Cairo hosted a conference about writing constitutions in the Arab Spring countries. The Wednesday conference was organised by Iraq with the aim of sharing its experience in writing a constitution.
A statement released by the Arab League on Tuesday explained the conference would share Iraq’s experience of writing its constitution, as well as sharing the mixed experiences of Arab Spring countries like Egypt, Tunisia, Libya and Yemen.
Nabil El-Araby, secretary general of the league, spoke at the opening session of the conference saying “[the conference] is under the framework of the demands of the Arab people for more freedoms, more democracy, assurance of the rule of law, security and stability and social justice in order to achieve good governance.”
El-Araby added that “one of the most important items to be included in any constitution is the guarantee of democratic governance.”
The Iraqi Minister of Foreign Affairs, Hoshyar Zebari, said “on the occasion of the Arab Spring and the popular movement we offer Iraqi constitutional experience, particularly as we see the efforts of the Arab Spring countries to write constitutions.”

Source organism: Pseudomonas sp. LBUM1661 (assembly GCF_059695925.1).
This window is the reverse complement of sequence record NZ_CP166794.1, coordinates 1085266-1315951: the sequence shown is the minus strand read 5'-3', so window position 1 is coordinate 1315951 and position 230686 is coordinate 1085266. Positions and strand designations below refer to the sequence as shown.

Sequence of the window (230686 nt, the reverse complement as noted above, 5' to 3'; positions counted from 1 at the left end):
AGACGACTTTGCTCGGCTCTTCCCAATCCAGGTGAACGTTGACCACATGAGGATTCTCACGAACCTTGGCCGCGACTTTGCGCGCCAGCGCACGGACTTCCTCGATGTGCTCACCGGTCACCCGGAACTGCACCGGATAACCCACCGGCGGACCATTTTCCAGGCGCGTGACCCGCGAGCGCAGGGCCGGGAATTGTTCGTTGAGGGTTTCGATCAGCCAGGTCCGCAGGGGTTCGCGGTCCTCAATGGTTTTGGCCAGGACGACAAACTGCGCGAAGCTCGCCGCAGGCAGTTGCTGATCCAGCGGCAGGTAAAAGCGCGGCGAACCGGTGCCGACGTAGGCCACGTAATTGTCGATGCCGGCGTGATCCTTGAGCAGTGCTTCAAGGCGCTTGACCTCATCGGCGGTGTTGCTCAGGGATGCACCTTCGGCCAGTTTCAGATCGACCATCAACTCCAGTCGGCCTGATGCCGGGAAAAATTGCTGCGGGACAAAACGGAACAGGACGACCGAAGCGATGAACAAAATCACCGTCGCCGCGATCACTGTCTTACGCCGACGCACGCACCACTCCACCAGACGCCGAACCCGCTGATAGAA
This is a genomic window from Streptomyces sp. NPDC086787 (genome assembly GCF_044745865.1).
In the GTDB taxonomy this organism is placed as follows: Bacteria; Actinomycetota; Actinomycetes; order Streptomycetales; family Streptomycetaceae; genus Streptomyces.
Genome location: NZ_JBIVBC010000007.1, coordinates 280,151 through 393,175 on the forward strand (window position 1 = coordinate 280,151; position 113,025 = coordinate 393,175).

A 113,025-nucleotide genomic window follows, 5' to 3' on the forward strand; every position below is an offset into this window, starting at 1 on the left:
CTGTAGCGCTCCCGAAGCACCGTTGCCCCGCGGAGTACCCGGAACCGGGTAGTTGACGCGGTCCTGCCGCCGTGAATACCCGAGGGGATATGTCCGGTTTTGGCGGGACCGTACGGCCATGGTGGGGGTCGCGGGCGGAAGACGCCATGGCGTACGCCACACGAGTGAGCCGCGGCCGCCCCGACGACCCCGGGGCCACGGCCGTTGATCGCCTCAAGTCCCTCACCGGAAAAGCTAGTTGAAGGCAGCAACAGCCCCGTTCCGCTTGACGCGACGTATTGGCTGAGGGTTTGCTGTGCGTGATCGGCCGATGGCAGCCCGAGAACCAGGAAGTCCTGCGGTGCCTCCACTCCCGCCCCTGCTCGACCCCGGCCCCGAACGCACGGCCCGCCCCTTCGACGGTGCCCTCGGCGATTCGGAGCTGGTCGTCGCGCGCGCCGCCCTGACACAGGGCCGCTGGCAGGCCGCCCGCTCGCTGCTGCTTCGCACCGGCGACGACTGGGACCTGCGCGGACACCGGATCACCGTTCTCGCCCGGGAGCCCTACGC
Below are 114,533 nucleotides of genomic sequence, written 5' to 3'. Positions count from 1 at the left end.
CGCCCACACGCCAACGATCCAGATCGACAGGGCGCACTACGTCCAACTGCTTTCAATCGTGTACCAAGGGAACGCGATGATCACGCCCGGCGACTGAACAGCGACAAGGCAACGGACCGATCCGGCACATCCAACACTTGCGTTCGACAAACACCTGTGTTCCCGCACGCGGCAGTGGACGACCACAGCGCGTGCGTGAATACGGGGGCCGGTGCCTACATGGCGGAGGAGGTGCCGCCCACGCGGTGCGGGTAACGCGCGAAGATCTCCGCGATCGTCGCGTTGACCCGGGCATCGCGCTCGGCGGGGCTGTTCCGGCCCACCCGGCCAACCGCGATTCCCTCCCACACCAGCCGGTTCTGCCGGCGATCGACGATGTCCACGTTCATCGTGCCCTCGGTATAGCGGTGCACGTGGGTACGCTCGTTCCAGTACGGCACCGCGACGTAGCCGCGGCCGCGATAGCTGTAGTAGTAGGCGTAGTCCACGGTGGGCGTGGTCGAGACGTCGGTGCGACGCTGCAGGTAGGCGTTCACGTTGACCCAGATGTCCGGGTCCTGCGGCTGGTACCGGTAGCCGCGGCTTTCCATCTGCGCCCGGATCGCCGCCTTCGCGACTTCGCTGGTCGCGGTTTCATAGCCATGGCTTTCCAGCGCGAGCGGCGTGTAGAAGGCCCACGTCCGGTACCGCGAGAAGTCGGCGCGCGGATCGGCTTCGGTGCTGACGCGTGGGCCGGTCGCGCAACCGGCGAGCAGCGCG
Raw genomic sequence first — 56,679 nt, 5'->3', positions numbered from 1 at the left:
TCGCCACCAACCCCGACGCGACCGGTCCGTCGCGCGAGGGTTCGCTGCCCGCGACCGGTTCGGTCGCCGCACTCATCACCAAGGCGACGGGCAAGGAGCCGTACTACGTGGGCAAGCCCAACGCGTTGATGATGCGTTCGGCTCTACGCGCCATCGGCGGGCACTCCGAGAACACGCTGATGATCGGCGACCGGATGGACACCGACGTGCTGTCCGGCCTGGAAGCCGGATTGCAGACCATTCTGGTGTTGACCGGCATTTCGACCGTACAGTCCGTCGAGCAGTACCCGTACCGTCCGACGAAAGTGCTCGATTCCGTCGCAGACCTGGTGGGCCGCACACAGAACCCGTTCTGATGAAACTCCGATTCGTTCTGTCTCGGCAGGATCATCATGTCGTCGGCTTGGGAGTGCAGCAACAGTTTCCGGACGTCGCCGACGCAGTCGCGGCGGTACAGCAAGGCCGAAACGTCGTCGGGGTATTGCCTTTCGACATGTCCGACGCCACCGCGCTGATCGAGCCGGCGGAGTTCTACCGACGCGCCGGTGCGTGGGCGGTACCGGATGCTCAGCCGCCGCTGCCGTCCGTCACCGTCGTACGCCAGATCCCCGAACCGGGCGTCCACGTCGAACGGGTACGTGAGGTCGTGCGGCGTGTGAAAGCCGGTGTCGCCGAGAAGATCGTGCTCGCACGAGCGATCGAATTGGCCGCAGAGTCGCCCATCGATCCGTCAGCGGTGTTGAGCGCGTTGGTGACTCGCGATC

Gaber Nassar, a constitutional expert said “Iraq is not a model that anybody should follow. It experienced the same situation that we are now seeing in Egypt.”
Zebari pointed out, “The current Iraqi constitution is the first not to be imposed by a ruler but instead drafted by the people.”
Nassar observed, “no constitution in the Middle East has been written from experience. They have been written through the abuse of majority.” He added, “a constitution should be drafted by consensus rather than by a majority.”
The Iraqi constitutional drafting committee was replaced by another committee of six members after failing to meet the completion deadline. The original committee conceded that some articles of the constitution were not completed.
Iraq’s constitution was controversially ratified in 2005 by a nationwide referendum. The result in one region of Iraq was expected to oppose the constitution and would have had the deciding “no” vote. Instead the result was much closer than expected and resulted in the ratification of the constitution.
The conference took place amid the ongoing constitutional debate in Egypt. On Tuesday hundreds of thousands of people across the country marched against the draft constitution and President Mohamed Morsy’s constitutional declaration. The declaration severely restricted the judiciary’s power and many of those opposed to it see it as a dictatorial move. Much of the opposition feel that the constitutional draft has been rushed through and is not representative of the country.